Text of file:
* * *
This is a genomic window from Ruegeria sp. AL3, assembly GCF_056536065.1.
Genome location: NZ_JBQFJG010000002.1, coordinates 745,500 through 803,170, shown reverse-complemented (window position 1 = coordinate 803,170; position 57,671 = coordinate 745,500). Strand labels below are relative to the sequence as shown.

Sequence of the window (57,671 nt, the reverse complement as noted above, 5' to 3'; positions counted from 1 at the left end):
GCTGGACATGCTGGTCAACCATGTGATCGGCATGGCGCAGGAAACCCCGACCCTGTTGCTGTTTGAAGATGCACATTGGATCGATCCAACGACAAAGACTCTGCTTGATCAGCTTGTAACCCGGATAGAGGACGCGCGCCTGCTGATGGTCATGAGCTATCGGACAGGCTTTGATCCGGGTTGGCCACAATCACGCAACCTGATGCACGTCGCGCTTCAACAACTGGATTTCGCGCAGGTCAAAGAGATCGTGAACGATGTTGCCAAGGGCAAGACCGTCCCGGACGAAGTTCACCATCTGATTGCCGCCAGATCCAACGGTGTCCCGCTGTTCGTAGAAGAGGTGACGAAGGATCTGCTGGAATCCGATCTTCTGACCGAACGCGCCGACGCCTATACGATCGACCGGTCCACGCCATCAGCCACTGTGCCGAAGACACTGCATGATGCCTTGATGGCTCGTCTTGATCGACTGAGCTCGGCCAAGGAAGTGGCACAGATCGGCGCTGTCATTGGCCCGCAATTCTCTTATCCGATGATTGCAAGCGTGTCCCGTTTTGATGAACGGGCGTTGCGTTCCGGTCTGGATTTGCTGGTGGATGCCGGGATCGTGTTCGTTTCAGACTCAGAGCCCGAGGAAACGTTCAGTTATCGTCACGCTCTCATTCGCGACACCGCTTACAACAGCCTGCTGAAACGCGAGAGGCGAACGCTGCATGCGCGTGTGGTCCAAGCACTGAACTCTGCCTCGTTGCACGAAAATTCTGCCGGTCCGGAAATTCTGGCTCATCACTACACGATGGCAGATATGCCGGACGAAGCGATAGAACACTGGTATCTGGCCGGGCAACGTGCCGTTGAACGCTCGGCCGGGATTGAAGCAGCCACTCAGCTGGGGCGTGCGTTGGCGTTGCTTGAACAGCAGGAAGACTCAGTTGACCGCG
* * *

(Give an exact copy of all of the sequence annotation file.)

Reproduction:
This is a genomic window from Ruegeria sp. AL3, assembly GCF_056536065.1.
Genome location: NZ_JBQFJG010000002.1, coordinates 745,500 through 803,170, shown reverse-complemented (window position 1 = coordinate 803,170; position 57,671 = coordinate 745,500). Strand labels below are relative to the sequence as shown.

Sequence of the window (57,671 nt, the reverse complement as noted above, 5' to 3'; positions counted from 1 at the left end):
GCTGGACATGCTGGTCAACCATGTGATCGGCATGGCGCAGGAAACCCCGACCCTGTTGCTGTTTGAAGATGCACATTGGATCGATCCAACGACAAAGACTCTGCTTGATCAGCTTGTAACCCGGATAGAGGACGCGCGCCTGCTGATGGTCATGAGCTATCGGACAGGCTTTGATCCGGGTTGGCCACAATCACGCAACCTGATGCACGTCGCGCTTCAACAACTGGATTTCGCGCAGGTCAAAGAGATCGTGAACGATGTTGCCAAGGGCAAGACCGTCCCGGACGAAGTTCACCATCTGATTGCCGCCAGATCCAACGGTGTCCCGCTGTTCGTAGAAGAGGTGACGAAGGATCTGCTGGAATCCGATCTTCTGACCGAACGCGCCGACGCCTATACGATCGACCGGTCCACGCCATCAGCCACTGTGCCGAAGACACTGCATGATGCCTTGATGGCTCGTCTTGATCGACTGAGCTCGGCCAAGGAAGTGGCACAGATCGGCGCTGTCATTGGCCCGCAATTCTCTTATCCGATGATTGCAAGCGTGTCCCGTTTTGATGAACGGGCGTTGCGTTCCGGTCTGGATTTGCTGGTGGATGCCGGGATCGTGTTCGTTTCAGACTCAGAGCCCGAGGAAACGTTCAGTTATCGTCACGCTCTCATTCGCGACACCGCTTACAACAGCCTGCTGAAACGCGAGAGGCGAACGCTGCATGCGCGTGTGGTCCAAGCACTGAACTCTGCCTCGTTGCACGAAAATTCTGCCGGTCCGGAAATTCTGGCTCATCACTACACGATGGCAGATATGCCGGACGAAGCGATAGAACACTGGTATCTGGCCGGGCAACGTGCCGTTGAACGCTCGGCCGGGATTGAAGCAGCCACTCAGCTGGGGCGTGCGTTGGCGTTGCTTGAACAGCAGGAAGACTCAGTTGACCGCG